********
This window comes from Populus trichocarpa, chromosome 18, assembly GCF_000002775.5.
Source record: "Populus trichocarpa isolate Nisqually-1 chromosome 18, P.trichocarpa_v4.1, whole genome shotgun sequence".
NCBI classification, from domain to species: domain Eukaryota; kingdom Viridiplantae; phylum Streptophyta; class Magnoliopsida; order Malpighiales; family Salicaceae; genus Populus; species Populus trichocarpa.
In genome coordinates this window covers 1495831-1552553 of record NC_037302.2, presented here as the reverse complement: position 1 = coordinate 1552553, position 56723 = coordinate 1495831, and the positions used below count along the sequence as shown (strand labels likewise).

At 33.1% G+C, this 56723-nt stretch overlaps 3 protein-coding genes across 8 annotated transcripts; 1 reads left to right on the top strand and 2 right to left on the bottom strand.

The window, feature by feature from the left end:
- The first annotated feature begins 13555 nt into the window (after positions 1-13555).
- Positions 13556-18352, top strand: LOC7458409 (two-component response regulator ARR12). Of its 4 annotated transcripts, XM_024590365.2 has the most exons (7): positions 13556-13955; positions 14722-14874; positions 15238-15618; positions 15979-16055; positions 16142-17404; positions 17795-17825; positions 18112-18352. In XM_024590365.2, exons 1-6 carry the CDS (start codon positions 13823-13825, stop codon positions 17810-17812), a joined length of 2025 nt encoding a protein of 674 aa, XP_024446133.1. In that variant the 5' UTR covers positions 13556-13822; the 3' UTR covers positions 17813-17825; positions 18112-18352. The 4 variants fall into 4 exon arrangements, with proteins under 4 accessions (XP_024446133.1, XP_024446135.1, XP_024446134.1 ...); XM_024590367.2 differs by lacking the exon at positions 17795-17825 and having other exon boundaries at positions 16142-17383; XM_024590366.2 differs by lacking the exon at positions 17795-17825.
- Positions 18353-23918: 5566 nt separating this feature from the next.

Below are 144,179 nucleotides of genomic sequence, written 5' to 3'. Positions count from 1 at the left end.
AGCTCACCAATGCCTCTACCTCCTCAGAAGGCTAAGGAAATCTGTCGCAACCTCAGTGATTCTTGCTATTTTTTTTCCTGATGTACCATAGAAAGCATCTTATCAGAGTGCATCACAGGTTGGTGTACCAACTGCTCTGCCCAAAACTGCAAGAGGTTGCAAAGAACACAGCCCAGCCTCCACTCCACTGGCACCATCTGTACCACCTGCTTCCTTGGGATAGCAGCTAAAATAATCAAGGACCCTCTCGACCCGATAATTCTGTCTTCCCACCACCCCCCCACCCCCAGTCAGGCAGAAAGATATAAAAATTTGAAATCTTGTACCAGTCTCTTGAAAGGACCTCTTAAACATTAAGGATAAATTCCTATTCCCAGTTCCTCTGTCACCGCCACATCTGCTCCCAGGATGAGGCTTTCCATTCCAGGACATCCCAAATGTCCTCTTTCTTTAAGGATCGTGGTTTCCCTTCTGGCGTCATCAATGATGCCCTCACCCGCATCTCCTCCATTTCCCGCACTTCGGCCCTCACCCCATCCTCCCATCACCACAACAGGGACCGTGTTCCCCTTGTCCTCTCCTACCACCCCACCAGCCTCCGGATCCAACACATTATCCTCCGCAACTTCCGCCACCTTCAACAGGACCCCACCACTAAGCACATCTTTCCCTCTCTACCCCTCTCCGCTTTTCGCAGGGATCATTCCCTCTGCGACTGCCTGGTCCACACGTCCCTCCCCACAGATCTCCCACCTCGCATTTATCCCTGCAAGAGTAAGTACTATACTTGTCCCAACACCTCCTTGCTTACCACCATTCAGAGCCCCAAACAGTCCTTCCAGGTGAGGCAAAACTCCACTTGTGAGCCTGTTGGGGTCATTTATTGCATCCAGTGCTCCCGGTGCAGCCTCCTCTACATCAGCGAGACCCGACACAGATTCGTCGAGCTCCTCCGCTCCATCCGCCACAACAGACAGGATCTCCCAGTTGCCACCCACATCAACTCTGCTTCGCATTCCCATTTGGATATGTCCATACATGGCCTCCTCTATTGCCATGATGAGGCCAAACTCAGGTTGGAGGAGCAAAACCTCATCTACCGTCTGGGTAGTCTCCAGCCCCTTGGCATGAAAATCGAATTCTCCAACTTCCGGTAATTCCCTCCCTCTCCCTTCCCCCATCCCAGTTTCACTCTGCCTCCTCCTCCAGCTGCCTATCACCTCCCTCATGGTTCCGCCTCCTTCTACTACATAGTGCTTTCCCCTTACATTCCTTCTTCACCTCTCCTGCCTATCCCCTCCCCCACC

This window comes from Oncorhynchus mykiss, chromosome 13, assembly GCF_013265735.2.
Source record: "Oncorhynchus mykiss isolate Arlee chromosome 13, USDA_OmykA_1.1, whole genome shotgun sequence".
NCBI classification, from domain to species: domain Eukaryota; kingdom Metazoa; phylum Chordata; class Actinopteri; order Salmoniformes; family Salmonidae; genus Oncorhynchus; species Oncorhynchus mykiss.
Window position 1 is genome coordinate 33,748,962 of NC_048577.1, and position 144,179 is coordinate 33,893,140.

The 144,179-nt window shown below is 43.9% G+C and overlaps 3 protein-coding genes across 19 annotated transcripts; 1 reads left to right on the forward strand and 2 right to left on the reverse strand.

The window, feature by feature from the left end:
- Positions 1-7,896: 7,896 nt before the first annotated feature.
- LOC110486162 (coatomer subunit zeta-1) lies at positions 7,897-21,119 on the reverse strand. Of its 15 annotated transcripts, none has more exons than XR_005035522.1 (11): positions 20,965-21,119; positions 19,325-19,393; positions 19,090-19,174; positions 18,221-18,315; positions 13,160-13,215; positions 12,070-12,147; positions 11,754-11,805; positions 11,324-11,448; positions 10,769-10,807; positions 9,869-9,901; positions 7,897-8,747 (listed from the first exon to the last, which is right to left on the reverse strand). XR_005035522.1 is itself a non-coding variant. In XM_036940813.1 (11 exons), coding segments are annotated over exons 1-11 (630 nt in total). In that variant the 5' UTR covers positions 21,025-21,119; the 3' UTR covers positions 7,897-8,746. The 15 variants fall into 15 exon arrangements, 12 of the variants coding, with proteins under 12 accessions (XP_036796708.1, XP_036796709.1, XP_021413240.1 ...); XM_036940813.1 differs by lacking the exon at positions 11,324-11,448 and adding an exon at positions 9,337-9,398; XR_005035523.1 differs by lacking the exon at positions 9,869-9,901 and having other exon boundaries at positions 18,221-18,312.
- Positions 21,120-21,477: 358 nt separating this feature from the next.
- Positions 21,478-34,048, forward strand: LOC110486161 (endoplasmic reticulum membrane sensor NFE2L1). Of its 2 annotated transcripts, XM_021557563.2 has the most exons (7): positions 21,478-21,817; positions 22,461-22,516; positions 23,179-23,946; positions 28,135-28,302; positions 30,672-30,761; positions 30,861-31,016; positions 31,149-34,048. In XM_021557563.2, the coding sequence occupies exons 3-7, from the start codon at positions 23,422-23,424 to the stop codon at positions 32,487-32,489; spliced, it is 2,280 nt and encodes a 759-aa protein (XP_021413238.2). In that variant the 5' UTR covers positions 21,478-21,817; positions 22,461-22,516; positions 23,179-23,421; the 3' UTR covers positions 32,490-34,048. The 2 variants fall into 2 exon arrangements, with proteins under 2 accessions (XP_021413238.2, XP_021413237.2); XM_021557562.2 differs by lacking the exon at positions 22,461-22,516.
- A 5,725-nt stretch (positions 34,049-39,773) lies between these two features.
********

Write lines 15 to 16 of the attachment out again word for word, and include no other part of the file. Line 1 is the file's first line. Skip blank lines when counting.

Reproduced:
Window position 1 is genome coordinate 33,748,962 of NC_048577.1, and position 144,179 is coordinate 33,893,140.

The 144,179-nt window shown below is 43.9% G+C and overlaps 3 protein-coding genes across 19 annotated transcripts; 1 reads left to right on the forward strand and 2 right to left on the reverse strand.